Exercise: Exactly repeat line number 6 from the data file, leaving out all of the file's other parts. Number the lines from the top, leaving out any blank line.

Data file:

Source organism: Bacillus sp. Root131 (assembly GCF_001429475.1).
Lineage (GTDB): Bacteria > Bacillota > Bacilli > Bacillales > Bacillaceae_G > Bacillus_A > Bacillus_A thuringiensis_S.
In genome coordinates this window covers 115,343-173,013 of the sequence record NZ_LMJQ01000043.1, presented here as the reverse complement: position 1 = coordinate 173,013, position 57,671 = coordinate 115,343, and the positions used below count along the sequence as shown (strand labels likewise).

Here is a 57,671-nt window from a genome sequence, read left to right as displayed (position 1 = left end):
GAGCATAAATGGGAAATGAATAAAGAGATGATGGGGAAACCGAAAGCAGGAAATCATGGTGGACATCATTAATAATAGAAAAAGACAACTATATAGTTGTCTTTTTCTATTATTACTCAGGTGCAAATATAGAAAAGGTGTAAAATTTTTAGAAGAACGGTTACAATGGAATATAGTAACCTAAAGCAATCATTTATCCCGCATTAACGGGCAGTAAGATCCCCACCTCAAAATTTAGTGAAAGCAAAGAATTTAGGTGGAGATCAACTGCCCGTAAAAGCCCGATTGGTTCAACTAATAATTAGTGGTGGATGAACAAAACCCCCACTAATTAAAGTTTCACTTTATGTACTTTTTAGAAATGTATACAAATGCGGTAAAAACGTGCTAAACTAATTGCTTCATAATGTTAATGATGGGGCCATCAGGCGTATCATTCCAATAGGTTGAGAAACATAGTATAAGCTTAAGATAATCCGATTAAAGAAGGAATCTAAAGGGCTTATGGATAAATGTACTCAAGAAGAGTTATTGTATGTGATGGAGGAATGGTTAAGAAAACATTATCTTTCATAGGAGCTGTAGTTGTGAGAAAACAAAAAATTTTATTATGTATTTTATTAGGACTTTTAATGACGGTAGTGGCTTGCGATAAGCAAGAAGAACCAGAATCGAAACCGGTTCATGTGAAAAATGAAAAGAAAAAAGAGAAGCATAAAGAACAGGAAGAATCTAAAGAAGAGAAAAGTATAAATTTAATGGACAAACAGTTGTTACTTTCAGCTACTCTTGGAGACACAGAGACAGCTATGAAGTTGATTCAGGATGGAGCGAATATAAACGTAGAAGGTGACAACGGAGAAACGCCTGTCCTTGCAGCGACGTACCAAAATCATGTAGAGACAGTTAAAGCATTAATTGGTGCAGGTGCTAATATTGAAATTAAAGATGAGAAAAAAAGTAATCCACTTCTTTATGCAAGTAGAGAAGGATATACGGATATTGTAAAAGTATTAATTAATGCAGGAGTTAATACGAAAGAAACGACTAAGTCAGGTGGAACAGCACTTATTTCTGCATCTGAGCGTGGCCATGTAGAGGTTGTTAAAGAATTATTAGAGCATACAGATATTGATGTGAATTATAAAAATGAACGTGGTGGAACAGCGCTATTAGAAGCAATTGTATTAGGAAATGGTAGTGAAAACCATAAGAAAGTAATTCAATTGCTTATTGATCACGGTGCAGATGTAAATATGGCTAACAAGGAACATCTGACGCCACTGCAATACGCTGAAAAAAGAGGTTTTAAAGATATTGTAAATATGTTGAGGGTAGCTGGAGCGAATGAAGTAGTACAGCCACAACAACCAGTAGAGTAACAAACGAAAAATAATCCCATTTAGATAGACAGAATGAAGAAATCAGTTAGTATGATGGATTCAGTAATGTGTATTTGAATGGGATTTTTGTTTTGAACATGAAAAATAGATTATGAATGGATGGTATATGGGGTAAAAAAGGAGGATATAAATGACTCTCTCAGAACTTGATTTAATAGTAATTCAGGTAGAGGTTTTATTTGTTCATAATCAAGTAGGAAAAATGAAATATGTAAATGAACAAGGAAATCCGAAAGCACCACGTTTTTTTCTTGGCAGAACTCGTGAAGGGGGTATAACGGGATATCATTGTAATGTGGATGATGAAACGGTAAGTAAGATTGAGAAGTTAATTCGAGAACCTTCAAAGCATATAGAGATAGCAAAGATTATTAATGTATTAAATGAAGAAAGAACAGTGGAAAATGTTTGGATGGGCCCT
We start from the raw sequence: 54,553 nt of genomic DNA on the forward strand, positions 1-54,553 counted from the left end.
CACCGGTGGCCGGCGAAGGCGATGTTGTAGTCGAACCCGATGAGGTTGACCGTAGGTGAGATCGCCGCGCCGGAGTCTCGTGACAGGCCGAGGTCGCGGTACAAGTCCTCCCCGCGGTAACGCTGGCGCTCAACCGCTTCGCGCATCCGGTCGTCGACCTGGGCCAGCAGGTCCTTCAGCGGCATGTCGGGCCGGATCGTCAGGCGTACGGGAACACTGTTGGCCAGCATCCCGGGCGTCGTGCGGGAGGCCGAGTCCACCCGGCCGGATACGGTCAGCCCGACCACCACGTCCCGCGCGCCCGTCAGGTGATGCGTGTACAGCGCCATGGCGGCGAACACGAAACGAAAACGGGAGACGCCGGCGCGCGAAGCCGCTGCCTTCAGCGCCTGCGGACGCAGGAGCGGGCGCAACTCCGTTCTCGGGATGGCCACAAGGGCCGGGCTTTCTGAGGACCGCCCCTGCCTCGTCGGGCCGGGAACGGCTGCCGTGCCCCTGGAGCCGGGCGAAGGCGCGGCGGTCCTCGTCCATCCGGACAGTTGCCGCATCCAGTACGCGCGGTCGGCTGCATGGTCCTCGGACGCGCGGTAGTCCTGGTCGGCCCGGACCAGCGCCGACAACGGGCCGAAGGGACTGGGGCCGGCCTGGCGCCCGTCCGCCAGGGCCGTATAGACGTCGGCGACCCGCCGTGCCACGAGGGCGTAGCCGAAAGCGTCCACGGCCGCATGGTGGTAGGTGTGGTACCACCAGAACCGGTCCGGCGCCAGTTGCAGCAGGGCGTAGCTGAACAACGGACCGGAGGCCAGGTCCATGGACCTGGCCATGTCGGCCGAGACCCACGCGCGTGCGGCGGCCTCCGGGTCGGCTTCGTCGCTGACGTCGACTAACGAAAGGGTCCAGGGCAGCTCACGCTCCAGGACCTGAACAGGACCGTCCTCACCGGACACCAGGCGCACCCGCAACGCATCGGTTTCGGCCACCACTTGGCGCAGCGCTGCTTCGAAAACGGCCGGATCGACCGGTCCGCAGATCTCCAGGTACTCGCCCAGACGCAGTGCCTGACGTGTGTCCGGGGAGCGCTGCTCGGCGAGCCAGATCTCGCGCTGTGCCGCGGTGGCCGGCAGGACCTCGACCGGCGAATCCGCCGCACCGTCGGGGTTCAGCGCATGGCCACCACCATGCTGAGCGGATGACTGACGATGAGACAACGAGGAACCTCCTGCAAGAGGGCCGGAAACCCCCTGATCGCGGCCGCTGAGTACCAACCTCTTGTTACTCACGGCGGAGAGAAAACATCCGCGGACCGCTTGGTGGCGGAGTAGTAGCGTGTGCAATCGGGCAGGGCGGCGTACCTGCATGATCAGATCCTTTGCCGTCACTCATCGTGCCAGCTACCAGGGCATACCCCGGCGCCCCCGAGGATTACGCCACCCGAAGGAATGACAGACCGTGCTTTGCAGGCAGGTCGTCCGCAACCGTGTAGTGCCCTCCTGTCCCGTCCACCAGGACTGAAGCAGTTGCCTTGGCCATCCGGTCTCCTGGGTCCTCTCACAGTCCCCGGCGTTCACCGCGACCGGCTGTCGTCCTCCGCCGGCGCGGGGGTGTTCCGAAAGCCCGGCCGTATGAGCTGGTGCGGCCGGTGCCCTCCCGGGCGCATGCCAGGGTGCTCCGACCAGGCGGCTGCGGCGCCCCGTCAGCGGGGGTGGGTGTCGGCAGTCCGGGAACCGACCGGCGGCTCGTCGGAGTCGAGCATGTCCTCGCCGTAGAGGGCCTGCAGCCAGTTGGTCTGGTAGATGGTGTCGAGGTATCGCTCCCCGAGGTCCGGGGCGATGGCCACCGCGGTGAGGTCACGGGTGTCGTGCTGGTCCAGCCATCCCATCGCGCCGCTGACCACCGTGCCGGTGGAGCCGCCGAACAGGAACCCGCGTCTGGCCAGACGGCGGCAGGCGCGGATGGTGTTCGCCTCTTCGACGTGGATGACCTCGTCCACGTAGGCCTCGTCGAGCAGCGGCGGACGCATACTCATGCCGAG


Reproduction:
We start from the raw sequence: 54,553 nt of genomic DNA on the forward strand, positions 1-54,553 counted from the left end.